Government in today’s Chechnya has regressed to the defiant mayhem of 1994, when this separatist mountain enclave was invaded by the Russians in the first Russo-Chechen war. The door to imported Middle East fundamentalist terrorism first opened by Chechen separatists has helped al Qaeda graft its implants around North Caucasus. Aslan Maskhadov, who as Chechen president signed a 1996 peace pact with Russia, now leads the increasingly belligerent separatist movement.
Russian intelligence estimates at least 300 foreign fundamentalist terrorists have set up shop in the republic, 70% from Saudi Arabia, Yemen, Algeria, Jordan, Syria and Turkey. The furnace of hate burning in Grozny, plus the virtual state within a state set up by encroaching Wahhabists, another name for al Qaeda’s fundamentalists, have destroyed the chances of the decimated Chechen people to attain an organized form of government, the protection of the law and the sustenance of economic structures.
DEBKA-Net-Weekly‘s Russia experts report that as an incentive for the Chechen administration to get its act together, the Putin regime, admitting to gross past mistakes, is pumping out budgets and perks. Some have misfired. The full restoration the republic’s external air, rail and road transport links, for instance, a boon for the Chechen citizenry, has in fact enhanced the freedom of movement of homegrown and imported terrorists across Russia and made it easier for them to set up long-distance attacks and suck in different groups for combined strikes – often in competition with each other.
The horrific Breslan school siege earlier this month, in which at least 330 hostages died, more than half children, was an example of a mixed operation for which Chechen warlord Shamil Basayev insisted on taking “credit”. He was hotly disputed by the local Saudi al Qaeda chief Abu Hafs who insisted the siege was carried out by his Wahhabi followers.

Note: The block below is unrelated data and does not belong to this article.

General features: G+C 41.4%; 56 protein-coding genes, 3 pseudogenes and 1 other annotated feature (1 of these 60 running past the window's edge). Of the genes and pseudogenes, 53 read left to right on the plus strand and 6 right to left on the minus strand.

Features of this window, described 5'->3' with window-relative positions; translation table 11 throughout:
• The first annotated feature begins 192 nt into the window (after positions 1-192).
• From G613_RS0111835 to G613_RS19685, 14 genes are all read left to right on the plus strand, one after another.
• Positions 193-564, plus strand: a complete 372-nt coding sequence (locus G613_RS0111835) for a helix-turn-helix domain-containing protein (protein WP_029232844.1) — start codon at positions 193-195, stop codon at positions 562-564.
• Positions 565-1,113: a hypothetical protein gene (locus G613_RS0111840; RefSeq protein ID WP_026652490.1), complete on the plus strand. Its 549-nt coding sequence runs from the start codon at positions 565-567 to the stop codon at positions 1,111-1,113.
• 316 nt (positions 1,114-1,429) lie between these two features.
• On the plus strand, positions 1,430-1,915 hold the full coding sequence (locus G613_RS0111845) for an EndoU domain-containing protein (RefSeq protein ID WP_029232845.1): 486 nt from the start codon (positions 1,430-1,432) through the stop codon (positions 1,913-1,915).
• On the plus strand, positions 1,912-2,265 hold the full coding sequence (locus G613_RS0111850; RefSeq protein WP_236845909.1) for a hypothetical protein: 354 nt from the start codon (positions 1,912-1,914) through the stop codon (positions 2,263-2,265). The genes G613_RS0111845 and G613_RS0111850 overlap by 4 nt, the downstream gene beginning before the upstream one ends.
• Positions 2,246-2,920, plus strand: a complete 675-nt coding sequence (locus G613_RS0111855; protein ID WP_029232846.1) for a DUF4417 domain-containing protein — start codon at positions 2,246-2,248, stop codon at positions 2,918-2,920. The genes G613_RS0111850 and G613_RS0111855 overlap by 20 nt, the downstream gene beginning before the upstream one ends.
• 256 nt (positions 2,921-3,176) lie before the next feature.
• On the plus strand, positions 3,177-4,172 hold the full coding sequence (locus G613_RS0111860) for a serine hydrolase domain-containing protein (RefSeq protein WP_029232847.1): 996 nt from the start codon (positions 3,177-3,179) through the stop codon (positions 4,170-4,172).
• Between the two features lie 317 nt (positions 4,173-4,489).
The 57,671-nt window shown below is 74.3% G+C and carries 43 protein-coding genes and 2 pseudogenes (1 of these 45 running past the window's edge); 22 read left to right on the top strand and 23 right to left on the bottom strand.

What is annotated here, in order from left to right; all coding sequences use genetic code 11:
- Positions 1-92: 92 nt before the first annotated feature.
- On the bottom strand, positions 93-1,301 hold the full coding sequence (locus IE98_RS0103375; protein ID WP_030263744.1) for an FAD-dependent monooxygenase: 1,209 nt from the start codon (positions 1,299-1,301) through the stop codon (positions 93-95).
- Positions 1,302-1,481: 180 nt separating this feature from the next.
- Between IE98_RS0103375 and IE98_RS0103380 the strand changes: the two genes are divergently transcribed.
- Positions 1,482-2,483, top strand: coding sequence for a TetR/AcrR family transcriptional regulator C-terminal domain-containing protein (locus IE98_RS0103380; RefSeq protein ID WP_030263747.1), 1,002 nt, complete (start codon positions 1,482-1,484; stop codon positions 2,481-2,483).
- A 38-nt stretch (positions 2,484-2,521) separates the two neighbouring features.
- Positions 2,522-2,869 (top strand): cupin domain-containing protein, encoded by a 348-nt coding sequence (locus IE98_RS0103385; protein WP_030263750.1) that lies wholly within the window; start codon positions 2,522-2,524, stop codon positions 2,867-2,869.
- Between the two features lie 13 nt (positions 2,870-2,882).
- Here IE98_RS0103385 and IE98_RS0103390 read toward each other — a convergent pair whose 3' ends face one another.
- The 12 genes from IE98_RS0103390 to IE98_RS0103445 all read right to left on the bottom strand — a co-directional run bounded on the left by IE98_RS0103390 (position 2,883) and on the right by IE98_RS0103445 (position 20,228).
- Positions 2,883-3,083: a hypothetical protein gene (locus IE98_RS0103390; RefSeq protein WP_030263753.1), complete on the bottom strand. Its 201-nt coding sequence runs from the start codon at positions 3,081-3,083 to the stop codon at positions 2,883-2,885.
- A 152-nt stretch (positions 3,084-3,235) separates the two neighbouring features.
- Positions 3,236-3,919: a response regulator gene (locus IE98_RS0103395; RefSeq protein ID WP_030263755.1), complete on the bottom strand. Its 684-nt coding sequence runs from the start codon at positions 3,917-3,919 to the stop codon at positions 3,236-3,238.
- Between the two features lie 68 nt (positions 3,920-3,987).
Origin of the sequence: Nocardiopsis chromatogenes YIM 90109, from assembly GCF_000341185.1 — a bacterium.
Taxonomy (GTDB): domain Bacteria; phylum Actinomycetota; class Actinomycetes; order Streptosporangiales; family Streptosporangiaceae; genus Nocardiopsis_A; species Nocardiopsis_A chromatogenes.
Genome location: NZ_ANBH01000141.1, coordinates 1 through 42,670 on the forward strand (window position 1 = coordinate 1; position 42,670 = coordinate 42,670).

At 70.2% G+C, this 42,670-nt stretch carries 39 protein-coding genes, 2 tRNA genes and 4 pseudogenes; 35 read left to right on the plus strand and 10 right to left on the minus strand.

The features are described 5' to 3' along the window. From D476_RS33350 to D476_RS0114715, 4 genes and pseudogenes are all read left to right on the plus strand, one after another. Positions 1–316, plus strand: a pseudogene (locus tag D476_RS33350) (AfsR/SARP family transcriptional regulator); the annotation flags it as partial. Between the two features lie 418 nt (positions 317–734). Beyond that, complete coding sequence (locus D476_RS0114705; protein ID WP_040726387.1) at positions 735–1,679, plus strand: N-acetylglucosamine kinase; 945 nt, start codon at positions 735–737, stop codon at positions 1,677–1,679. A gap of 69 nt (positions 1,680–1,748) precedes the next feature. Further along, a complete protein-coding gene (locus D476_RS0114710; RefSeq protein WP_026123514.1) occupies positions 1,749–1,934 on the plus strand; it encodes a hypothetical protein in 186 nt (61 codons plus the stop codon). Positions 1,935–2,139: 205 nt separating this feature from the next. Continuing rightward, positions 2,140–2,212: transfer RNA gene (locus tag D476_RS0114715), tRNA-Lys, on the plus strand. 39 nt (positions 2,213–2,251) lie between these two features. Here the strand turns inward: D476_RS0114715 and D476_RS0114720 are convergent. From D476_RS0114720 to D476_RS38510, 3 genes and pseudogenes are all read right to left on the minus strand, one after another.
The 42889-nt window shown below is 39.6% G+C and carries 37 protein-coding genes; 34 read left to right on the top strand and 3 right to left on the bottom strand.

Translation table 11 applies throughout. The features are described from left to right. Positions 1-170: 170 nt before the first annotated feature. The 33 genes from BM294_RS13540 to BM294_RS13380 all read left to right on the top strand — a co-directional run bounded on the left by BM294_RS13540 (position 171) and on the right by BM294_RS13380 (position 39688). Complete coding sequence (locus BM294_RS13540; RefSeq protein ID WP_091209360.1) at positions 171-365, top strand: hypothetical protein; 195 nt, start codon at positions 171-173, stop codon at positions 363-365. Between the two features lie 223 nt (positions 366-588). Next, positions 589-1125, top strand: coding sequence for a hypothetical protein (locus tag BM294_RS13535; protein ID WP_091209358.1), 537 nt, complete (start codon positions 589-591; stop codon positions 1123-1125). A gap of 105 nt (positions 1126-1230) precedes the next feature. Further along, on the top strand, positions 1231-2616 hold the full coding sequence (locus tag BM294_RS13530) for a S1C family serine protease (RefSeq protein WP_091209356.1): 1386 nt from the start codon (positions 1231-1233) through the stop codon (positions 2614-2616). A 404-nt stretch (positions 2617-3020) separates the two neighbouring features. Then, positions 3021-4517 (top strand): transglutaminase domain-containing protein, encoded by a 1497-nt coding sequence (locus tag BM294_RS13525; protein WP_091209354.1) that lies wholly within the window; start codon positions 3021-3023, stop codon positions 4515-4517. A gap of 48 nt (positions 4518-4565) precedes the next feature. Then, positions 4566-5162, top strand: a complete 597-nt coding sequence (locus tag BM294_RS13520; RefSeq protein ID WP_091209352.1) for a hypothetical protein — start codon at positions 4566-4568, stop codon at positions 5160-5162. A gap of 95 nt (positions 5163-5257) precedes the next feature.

Abu Hafs was telling the truth. DEBKA-Net-Weekly on Sep. 10 was first to disclose that the hostage siege was indeed the work of an al Qaeda cell operating out of North Ossetia’s neighbor Kabardino-Balkaria in conjunction with a cell from Ingushetia, but not Chechnya.
It is now believed in Moscow that members of an Islamic fundamentalist group from Karachayevo-Cherkessia (Circassia), another North Caucasian republic, carried out two other recent terrorist attacks, claiming to be Chechen hirelings – the August 25 hijack-crash of two Russian airliners in which 90 died and the August 31 bomb attack outside a Moscow metro station, which killed 10.
De-russifying government has not helped
Ethnic Russians in today’s Chechnya are the most despised members of the population, shunned socially and economically as pariahs. The Kremlin therefore appointed Chechens to all levels of government in an attempt to achieve a properly-functioning indigenous component of Russian statehood. In actual fact, no department carries out its appointed tasks; nor do any of them obey the Kremlin. All they do is provide a screen behind which real power has reverted to the old ruling structure of Chechen tapes (clans, or kinship groups), dominated by Russian-hating crime barons. This situation is analogous to the pre-1994 period when Chechnya got away with three years of independence from Russia, its laws and its tax collectors.
Since the Kremlin favorite, Alu Alkhanov, was elected president last month – amid charges of vote rigging – to fill the gap created by the assassination last May of Akhmad Kadyrov, Russian army troops have been pushed out of Chechen cities and villages and ordered to defer to the Chechen Ministry of Internal Affairs and seek its participation for any military action in the republic.
According to DEBKA-Net-Weekly‘s counter-terror experts, this directive puts paid to any prospect of efficient military action anywhere. It accounts for the unopposed re-establishment of a network of terrorist bases across Chechnya. Indeed, half of these terrorist centers operate under the protection of the same Chechen Ministry of Internal Affairs and the responsible regional military offices, which too are fully manned by Chechens.
How does this paradoxical arrangement work?
Simple. Every Chechen clan member in government service makes sure of collaborating with separatist leader Maskhadov and warlord Basayev. Official government departments also take care to maintain connections in circles close to the two insurgent chiefs. With every Chechen functionary keeping a foot in both camps, no systematic military action is possible to put down the constant terrorist attacks that are directed against Moscow but make the people wretched – very much as they do in Iraq and Palestinian-controlled areas. There is no one in Grozny to fight the terrorists. The only real combat seen in Chechnya these days are the feuds that break out among the clans.